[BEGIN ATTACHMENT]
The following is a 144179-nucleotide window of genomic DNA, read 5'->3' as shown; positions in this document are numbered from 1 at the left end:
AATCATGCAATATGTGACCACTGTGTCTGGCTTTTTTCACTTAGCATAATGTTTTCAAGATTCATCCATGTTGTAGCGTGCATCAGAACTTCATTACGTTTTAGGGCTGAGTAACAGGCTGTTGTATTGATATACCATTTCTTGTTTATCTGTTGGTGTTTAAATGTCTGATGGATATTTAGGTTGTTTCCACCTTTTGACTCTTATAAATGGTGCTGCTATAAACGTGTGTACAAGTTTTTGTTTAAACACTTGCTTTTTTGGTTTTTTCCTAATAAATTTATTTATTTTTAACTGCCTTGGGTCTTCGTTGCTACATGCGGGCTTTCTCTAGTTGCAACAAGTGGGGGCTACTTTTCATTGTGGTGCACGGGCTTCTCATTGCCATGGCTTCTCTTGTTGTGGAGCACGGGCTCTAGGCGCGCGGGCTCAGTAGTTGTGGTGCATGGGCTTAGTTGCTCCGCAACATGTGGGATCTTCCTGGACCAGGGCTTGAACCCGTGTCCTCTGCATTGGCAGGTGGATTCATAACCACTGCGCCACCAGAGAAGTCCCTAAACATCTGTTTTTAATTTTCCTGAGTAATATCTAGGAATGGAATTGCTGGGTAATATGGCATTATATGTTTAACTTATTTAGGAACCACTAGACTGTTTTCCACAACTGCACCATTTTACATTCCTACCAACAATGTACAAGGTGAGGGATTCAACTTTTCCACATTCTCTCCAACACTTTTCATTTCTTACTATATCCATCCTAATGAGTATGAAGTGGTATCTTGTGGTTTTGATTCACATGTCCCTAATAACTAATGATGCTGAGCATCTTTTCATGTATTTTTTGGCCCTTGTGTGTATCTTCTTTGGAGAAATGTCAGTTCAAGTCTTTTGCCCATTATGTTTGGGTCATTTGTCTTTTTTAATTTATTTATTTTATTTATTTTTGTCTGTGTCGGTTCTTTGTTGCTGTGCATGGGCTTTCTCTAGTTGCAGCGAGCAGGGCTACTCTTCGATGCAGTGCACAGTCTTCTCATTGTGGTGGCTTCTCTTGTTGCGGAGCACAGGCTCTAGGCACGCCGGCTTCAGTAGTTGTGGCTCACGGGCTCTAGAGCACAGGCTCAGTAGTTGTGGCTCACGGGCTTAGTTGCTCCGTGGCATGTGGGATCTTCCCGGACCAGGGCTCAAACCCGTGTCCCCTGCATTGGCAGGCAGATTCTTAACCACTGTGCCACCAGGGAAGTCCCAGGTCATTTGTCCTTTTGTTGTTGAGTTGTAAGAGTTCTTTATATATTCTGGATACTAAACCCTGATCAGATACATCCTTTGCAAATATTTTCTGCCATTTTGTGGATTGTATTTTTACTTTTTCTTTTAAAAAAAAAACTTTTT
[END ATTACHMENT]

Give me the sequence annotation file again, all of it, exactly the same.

The following is a 144179-nucleotide window of genomic DNA, read 5'->3' as shown; positions in this document are numbered from 1 at the left end:
AATCATGCAATATGTGACCACTGTGTCTGGCTTTTTTCACTTAGCATAATGTTTTCAAGATTCATCCATGTTGTAGCGTGCATCAGAACTTCATTACGTTTTAGGGCTGAGTAACAGGCTGTTGTATTGATATACCATTTCTTGTTTATCTGTTGGTGTTTAAATGTCTGATGGATATTTAGGTTGTTTCCACCTTTTGACTCTTATAAATGGTGCTGCTATAAACGTGTGTACAAGTTTTTGTTTAAACACTTGCTTTTTTGGTTTTTTCCTAATAAATTTATTTATTTTTAACTGCCTTGGGTCTTCGTTGCTACATGCGGGCTTTCTCTAGTTGCAACAAGTGGGGGCTACTTTTCATTGTGGTGCACGGGCTTCTCATTGCCATGGCTTCTCTTGTTGTGGAGCACGGGCTCTAGGCGCGCGGGCTCAGTAGTTGTGGTGCATGGGCTTAGTTGCTCCGCAACATGTGGGATCTTCCTGGACCAGGGCTTGAACCCGTGTCCTCTGCATTGGCAGGTGGATTCATAACCACTGCGCCACCAGAGAAGTCCCTAAACATCTGTTTTTAATTTTCCTGAGTAATATCTAGGAATGGAATTGCTGGGTAATATGGCATTATATGTTTAACTTATTTAGGAACCACTAGACTGTTTTCCACAACTGCACCATTTTACATTCCTACCAACAATGTACAAGGTGAGGGATTCAACTTTTCCACATTCTCTCCAACACTTTTCATTTCTTACTATATCCATCCTAATGAGTATGAAGTGGTATCTTGTGGTTTTGATTCACATGTCCCTAATAACTAATGATGCTGAGCATCTTTTCATGTATTTTTTGGCCCTTGTGTGTATCTTCTTTGGAGAAATGTCAGTTCAAGTCTTTTGCCCATTATGTTTGGGTCATTTGTCTTTTTTAATTTATTTATTTTATTTATTTTTGTCTGTGTCGGTTCTTTGTTGCTGTGCATGGGCTTTCTCTAGTTGCAGCGAGCAGGGCTACTCTTCGATGCAGTGCACAGTCTTCTCATTGTGGTGGCTTCTCTTGTTGCGGAGCACAGGCTCTAGGCACGCCGGCTTCAGTAGTTGTGGCTCACGGGCTCTAGAGCACAGGCTCAGTAGTTGTGGCTCACGGGCTTAGTTGCTCCGTGGCATGTGGGATCTTCCCGGACCAGGGCTCAAACCCGTGTCCCCTGCATTGGCAGGCAGATTCTTAACCACTGTGCCACCAGGGAAGTCCCAGGTCATTTGTCCTTTTGTTGTTGAGTTGTAAGAGTTCTTTATATATTCTGGATACTAAACCCTGATCAGATACATCCTTTGCAAATATTTTCTGCCATTTTGTGGATTGTATTTTTACTTTTTCTTTTAAAAAAAAAACTTTTT